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Do Marine Mammals Experience Stress Related to Anthropogenic Noise?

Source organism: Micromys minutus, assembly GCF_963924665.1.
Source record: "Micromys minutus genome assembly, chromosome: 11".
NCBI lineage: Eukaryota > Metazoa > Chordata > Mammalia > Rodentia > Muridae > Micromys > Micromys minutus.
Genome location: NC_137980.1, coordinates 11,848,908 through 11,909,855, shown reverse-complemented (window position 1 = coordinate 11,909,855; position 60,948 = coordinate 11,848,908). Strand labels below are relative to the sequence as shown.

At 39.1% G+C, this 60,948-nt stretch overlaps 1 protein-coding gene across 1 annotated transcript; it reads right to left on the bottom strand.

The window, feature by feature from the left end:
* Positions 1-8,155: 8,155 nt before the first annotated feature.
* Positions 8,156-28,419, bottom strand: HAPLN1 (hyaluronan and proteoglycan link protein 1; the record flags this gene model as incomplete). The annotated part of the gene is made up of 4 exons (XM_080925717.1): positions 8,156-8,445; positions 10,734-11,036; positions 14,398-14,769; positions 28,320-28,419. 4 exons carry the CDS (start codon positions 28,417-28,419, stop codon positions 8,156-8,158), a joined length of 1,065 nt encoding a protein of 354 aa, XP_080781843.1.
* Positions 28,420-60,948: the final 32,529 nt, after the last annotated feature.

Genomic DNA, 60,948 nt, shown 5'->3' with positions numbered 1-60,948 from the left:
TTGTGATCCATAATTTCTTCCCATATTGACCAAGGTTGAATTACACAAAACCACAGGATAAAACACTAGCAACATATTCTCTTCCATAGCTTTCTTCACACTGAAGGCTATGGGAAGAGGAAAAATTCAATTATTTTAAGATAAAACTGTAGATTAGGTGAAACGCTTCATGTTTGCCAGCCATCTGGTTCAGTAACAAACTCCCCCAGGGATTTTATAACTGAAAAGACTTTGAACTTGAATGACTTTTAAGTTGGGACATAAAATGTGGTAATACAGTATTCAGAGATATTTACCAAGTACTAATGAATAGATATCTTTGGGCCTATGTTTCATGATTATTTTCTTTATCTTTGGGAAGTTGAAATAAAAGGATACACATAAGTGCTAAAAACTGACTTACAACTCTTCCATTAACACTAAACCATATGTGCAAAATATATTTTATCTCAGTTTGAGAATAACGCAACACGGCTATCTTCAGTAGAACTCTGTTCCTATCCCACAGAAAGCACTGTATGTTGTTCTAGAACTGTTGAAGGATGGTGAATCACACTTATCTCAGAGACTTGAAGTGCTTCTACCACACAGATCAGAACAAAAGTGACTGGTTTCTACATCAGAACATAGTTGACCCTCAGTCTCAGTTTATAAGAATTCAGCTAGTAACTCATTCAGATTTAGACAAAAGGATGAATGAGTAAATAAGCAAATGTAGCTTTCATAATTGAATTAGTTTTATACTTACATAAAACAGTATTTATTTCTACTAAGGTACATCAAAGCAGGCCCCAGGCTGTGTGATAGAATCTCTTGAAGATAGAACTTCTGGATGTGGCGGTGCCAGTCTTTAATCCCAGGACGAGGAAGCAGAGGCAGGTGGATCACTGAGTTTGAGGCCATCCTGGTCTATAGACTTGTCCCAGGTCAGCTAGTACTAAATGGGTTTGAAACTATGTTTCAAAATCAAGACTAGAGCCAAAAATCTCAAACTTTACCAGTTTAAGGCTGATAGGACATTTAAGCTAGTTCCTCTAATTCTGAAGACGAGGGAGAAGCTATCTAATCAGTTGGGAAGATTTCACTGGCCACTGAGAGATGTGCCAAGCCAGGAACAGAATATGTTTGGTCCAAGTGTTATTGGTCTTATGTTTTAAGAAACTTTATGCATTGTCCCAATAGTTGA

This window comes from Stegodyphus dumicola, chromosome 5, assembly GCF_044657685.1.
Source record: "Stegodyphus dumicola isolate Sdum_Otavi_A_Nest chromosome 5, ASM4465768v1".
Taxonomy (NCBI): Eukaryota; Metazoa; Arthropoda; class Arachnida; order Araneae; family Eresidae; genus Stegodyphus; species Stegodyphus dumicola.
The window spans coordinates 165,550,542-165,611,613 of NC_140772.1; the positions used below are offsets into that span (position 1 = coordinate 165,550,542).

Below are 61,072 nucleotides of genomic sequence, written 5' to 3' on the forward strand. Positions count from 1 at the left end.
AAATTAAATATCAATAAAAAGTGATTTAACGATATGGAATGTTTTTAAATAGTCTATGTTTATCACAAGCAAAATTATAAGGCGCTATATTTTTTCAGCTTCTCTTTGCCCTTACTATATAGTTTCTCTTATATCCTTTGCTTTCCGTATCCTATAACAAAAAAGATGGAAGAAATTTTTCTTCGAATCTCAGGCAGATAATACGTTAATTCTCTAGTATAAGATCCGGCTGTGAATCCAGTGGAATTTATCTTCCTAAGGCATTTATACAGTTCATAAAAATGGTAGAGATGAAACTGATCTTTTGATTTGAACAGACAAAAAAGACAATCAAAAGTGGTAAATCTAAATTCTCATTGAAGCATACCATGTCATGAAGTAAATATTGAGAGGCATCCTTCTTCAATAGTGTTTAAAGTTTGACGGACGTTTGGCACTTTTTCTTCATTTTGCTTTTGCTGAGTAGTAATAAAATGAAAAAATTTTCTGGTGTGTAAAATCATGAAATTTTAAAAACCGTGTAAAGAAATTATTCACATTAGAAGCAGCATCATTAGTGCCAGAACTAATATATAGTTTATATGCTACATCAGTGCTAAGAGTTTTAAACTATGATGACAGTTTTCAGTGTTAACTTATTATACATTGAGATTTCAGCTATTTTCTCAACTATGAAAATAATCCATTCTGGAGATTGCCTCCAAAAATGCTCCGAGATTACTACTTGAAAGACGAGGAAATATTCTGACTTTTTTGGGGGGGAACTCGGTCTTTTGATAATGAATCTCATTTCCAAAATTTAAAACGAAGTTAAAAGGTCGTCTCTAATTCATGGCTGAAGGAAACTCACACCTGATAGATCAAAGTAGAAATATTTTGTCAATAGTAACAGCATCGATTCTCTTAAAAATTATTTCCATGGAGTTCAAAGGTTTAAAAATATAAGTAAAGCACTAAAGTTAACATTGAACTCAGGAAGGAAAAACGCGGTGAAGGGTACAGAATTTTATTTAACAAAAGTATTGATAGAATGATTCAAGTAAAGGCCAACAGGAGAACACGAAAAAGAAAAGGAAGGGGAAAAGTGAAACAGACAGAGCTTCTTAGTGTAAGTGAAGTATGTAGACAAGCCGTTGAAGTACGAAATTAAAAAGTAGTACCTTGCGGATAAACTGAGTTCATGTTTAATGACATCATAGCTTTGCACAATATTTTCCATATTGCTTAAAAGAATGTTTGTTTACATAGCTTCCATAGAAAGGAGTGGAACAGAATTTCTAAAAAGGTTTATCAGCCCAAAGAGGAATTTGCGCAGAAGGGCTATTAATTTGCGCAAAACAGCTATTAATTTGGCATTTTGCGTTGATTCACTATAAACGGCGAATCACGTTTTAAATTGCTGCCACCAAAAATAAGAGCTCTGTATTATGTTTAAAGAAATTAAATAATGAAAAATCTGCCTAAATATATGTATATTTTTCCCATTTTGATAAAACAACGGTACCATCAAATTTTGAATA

This paper could not have been written without the financial and organizational support from Dieter Paulmann and Jo Hastie respectively. Thanks are also due to two anonymous reviewers, whose comments on an earlier version of the manuscript greatly improved the paper. The views expressed in this paper are those of the authors alone and do not represent those of Stellwagen Bank National Marine Sanctuary, the U.S. National Marine Sanctuary Program, Southwest Fisheries Science Center, the U.S. National Marine Fisheries Service, NOAA and/or any other institution or agency. Correspondence concerning this article should be addressed to Andrew Wright, Leviathan Sciences, U.S.A. ( Sound travels much further than light in the marine environment. As a result, marine mammals, especially cetaceans, rely heavily on sound for many important life functions, including breeding and foraging. This reliance on sound means it is quite likely that exposure to noise will have some detrimental effects on these life functions. However, there has been little application to marine mammals of the knowledge available in other species of stress responses to noise and other stressors. In this paper we begin to integrate what is known about marine mammals with the current knowledge gained in terrestrial mammals about stress physiology, specifically considering physiological and psychological context and thus also cumulative and synergistic impacts. We determined that it is reasonable to extrapolate information regarding stress responses in other species to marine mammals, because these responses are highly conserved among all species in which they have been examined to date. As a result, we determined that noise acts as a stressor to marine mammals. Furthermore, given that marine mammals will likely respond in a manner consistent with other species studied, repeated and prolonged exposures to stressors (including or induced by noise) will be problematic for marine mammals of all ages. A range of issues may arise from the extended stress response including, but not limited to, suppression of reproduction (physiologically and behaviorally), accelerated aging and sickness-like symptoms. We also determined that interpretation of a reduction in behavioral responses to noise as acclimation will be a mistake in many situations, as alternative reasons for the observed results are much more likely. We recommend that research be conducted on both stress responses and life-history consequences of noise exposure in marine mammals, while emphasizing that very careful study designs will be required. We also recommend that managers incorporate the findings presented here in decisions regarding activities that expose marine mammals to noise. In particular, the effects of cumulative and synergistic responses to stressors can be very important and should not be dismissed lightly.

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